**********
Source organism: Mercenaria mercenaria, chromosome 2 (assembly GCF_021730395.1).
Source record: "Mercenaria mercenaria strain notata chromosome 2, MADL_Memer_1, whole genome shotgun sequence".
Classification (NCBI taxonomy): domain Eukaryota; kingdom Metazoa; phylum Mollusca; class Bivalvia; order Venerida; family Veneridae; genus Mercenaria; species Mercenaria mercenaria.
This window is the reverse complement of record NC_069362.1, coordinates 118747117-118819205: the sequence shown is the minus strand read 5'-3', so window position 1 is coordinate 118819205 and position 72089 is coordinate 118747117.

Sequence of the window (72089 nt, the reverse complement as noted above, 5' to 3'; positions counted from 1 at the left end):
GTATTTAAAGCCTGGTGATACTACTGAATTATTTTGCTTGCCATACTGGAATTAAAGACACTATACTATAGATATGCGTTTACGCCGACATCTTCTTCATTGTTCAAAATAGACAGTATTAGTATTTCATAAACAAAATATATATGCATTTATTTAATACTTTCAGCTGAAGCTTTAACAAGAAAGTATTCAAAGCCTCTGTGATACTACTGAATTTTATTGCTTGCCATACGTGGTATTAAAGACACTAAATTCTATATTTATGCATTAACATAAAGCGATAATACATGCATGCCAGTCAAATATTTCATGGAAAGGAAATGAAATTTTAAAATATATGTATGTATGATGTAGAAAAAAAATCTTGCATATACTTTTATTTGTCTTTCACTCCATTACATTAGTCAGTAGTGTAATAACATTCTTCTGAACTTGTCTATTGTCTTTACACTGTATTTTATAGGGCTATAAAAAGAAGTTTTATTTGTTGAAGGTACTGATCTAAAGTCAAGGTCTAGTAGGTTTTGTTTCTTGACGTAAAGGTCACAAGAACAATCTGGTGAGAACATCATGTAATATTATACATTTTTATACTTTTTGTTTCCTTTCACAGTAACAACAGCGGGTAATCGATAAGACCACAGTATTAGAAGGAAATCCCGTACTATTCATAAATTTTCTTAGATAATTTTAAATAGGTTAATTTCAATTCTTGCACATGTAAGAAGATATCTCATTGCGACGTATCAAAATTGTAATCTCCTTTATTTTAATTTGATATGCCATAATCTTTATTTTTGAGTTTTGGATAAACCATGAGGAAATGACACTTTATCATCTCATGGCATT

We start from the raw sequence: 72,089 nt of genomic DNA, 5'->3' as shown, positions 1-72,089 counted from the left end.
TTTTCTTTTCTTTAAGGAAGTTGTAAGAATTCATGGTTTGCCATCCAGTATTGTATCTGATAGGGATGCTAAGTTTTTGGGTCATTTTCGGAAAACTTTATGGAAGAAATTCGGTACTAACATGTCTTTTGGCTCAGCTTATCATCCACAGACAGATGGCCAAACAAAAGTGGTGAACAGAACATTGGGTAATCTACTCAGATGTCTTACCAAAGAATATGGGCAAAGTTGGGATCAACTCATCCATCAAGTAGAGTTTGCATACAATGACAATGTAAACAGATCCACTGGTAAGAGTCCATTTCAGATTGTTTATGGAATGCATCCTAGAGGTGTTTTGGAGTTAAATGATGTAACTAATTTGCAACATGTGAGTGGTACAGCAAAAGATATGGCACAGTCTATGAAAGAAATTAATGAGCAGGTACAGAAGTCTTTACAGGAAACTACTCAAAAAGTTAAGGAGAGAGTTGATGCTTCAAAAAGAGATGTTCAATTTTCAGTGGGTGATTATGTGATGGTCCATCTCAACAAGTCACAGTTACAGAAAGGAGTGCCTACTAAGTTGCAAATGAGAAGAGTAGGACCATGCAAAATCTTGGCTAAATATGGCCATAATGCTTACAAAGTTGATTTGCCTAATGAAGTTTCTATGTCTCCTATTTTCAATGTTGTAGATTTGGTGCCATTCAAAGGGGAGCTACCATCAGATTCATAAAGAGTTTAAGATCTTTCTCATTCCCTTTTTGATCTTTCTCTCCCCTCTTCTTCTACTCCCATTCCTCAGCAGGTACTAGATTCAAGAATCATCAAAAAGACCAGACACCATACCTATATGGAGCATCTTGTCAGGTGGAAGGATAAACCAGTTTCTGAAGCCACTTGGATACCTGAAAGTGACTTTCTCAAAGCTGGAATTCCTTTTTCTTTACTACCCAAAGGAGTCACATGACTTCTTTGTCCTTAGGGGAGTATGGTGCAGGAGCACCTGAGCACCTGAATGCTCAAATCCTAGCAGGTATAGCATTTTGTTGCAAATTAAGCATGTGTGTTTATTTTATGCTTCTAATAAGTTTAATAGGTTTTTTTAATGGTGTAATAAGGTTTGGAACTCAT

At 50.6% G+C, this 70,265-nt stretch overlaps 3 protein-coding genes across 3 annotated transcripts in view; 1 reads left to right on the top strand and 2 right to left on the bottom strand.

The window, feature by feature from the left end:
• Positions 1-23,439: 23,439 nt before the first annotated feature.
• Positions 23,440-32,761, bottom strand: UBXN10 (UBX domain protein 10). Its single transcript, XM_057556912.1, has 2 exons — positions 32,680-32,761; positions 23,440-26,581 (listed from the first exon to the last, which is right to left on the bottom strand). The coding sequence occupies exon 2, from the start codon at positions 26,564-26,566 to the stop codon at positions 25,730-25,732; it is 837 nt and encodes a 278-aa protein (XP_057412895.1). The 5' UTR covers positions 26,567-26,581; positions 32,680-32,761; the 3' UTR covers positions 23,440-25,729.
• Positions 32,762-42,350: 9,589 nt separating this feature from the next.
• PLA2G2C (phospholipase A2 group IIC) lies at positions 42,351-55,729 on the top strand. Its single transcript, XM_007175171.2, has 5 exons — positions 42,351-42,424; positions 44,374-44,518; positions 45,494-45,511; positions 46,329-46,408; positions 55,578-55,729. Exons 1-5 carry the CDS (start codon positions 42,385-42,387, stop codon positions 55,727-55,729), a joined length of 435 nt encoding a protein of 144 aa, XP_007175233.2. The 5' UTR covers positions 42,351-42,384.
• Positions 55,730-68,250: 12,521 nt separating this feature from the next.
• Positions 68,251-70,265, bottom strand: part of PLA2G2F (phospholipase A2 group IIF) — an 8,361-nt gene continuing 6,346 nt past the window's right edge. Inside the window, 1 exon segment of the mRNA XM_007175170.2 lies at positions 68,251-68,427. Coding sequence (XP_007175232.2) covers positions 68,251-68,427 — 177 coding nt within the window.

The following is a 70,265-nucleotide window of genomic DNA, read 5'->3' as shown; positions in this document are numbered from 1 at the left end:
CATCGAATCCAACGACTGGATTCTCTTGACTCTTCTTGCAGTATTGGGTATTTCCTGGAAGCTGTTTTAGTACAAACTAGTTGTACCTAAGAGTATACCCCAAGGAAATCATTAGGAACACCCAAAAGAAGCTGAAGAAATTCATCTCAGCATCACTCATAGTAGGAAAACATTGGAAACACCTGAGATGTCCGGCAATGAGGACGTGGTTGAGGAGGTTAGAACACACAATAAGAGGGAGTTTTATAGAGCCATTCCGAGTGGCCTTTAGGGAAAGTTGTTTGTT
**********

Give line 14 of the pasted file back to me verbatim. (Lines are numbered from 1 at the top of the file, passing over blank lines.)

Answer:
• PLA2G2C (phospholipase A2 group IIC) lies at positions 42,351-55,729 on the top strand. Its single transcript, XM_007175171.2, has 5 exons — positions 42,351-42,424; positions 44,374-44,518; positions 45,494-45,511; positions 46,329-46,408; positions 55,578-55,729. Exons 1-5 carry the CDS (start codon positions 42,385-42,387, stop codon positions 55,727-55,729), a joined length of 435 nt encoding a protein of 144 aa, XP_007175233.2. The 5' UTR covers positions 42,351-42,384.